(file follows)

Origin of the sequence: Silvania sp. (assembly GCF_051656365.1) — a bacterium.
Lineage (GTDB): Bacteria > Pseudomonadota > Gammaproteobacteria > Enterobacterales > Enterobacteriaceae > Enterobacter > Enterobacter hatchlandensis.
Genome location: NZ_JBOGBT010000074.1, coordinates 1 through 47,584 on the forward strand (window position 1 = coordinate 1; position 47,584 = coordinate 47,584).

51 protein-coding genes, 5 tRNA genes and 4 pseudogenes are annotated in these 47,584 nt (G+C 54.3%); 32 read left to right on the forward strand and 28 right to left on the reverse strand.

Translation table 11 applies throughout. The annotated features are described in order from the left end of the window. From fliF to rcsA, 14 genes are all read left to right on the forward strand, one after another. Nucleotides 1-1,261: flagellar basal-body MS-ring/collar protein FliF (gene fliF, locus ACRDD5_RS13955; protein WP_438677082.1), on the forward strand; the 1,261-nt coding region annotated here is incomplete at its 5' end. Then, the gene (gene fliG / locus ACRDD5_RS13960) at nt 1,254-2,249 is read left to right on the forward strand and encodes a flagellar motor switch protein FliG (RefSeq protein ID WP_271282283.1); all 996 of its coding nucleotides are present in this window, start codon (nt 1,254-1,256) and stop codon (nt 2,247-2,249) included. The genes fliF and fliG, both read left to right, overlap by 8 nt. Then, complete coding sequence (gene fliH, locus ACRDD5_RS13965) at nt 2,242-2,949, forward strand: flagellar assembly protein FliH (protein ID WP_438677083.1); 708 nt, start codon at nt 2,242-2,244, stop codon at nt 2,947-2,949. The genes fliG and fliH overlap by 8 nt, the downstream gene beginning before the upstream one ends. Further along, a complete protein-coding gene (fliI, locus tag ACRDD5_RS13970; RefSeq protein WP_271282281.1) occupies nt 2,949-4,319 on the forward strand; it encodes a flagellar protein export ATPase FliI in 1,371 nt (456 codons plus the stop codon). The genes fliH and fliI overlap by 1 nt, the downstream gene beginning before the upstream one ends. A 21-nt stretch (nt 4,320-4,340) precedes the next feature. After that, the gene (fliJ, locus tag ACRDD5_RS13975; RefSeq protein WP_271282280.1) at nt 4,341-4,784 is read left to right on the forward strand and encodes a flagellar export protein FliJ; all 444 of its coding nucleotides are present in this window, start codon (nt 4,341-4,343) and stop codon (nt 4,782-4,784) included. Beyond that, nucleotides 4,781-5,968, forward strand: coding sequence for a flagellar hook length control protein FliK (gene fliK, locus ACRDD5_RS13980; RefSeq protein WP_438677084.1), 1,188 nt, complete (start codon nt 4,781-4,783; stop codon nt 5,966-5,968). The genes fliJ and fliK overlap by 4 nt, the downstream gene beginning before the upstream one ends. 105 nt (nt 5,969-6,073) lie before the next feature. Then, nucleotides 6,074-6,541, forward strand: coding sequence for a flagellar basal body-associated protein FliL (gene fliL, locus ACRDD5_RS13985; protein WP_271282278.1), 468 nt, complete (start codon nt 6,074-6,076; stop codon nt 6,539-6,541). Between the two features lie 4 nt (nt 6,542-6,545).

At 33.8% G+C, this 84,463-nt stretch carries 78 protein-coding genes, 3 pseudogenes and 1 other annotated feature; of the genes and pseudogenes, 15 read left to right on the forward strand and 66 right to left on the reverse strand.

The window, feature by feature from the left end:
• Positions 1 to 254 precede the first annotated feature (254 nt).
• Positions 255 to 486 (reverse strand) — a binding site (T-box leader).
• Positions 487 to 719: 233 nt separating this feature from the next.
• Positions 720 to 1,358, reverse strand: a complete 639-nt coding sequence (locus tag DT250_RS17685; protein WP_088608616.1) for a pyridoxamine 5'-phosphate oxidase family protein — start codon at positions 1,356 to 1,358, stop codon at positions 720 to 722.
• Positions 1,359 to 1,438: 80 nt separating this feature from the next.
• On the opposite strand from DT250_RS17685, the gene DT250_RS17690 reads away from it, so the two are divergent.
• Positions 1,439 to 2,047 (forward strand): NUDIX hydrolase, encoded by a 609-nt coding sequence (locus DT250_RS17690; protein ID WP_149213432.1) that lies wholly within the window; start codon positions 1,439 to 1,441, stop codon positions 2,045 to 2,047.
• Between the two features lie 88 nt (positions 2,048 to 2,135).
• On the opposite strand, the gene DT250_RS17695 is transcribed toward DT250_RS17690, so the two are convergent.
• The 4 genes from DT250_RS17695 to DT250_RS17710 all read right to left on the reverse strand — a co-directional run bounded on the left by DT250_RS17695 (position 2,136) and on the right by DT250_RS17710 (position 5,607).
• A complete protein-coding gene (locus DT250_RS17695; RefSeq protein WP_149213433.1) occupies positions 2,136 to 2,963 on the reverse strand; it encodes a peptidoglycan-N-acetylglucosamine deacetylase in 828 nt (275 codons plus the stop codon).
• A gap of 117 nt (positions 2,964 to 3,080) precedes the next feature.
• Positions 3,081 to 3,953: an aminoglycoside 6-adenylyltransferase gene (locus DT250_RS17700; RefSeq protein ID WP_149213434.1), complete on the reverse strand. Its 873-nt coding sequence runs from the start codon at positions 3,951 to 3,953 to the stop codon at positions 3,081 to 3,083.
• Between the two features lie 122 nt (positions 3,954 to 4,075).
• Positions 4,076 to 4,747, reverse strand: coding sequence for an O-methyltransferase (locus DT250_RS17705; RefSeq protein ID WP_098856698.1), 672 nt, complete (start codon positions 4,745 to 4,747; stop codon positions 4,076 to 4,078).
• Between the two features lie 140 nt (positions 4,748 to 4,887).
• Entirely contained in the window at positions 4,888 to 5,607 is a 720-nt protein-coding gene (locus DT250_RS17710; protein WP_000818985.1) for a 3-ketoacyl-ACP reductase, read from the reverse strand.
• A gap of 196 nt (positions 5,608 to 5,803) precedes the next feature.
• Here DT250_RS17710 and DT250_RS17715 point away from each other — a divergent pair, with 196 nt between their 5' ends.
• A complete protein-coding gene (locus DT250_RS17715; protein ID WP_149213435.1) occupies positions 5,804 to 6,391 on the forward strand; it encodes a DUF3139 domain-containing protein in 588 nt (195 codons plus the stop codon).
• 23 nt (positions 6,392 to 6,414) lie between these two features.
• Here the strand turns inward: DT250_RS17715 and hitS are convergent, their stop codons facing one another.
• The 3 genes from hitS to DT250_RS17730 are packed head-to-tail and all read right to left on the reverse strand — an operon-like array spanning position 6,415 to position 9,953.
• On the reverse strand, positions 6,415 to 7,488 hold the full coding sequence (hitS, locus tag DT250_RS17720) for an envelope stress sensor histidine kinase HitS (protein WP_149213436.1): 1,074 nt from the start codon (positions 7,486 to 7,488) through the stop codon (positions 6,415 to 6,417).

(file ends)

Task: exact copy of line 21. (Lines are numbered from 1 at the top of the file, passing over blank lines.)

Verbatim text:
• Between the two features lie 122 nt (positions 3,954 to 4,075).